In reviewing protests concerning the evaluation of proposals and competitive range determinations, our function is not to reevaluate the proposals and make our own determination as to their merits; rather, this is the responsibility of the contracting agency, which is most familiar with its needs and must bear the burden of any difficulties from a defective evaluation. Hydroscience, Inc., B-227989, B-227989.2, Nov. 23, 1987, 87-2 CPD Para. 501. The determination of whether a proposal should be included in the competitive range is a matter primarily within the contracting agency's discretion which we will not disturb unless it is shown to be unreasonable or in violation of procurement laws or regulations. Id. The fact that a protester does not agree with an agency's evaluation does not render the evaluation unreasonable or contrary to law. Id.

We find that the Air Force's decision to exclude Madison's proposal from the competitive range was reasonable. As indicated, the Air Force found numerous informational deficiencies in the proposal, several of which it considered major. For example, the Air Force found that Madison failed to establish its ability to meet the specifications. In this regard, the RFP stated that the proposal shall have a complete Quality Control Plan, in which the contractor was to describe how it would perform. Madison's proposal did not contain a detailed description of how it would inspect for deficiencies and what corrective actions it would take if deficiencies were found. Madison did furnish information about work it previously had performed in a commissary, but this information was deemed irrelevant since the the solicitation here contemplated no commissary work. Madison's proposal also was found to provide inadequate information on its ability to provide personnel. The RFP required offerors to propose two project managers and two quality control inspectors. Madison's proposal appeared to offer only one project manager and one quality control inspector. Moreover, the Air Force was unable to determine from Madison's functional organizational chart which personnel would be working on the contract, since the chart was for a commissary warehousing contract, not janitorial services. Finally, the Air Force was concerned about Madison's ability to acquire supplies and equipment, because its proposal did not address what it would do if supplies and equipment were not in stock. Madison has not attempted to rebut the Air Force's findings, and we find no other basis for questioning them.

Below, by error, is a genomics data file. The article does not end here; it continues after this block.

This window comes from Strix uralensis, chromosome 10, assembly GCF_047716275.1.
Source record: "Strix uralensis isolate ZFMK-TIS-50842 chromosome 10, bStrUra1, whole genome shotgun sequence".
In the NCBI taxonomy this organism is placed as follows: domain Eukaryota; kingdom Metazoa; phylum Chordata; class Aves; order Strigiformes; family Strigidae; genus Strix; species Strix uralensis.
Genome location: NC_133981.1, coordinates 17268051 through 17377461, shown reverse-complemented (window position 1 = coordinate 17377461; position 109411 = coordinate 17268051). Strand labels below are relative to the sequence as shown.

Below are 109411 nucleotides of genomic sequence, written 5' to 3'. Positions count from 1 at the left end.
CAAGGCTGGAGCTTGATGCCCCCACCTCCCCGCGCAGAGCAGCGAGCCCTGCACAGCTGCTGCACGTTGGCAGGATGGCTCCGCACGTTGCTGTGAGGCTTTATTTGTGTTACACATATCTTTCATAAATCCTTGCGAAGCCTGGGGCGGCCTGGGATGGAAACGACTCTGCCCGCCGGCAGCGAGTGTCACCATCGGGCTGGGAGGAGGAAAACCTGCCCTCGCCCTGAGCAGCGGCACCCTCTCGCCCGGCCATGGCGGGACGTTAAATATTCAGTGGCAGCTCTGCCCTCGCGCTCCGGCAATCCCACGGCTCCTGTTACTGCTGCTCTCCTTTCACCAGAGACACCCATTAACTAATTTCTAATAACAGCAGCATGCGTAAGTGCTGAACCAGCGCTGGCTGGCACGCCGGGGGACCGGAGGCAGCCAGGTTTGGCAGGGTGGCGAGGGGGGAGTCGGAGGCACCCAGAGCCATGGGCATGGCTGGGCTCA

A technical evaluation must be based on the information submitted with the proposal; no matter how capable an offeror may be, if it does not submit an adequately written proposal, as here, the offeror will not be considered in the competitive range or in line for discussions in a negotiated procurement. Mictronics, Inc., B-215266, Nov. 13, 1984, 84-2 CPD Para. 521.

Given that Madison's proposal omitted a substantial amount of technical information specifically requested by the RFP and that 12 other offerors were found technically acceptable with substantially higher technical scores and lower prices, we believe the Air Force had a reasonable basis to conclude that Madison's proposal was unacceptable, and could not be made acceptable without preparation of virtually a new proposal. In these circumstances, discussions are not required, and a proposal properly may be excluded from the competitive range. Senior Communications Servs., B-233173, Jan. 13, 1989, 89-1 CPD Para. 37.

The protest is denied.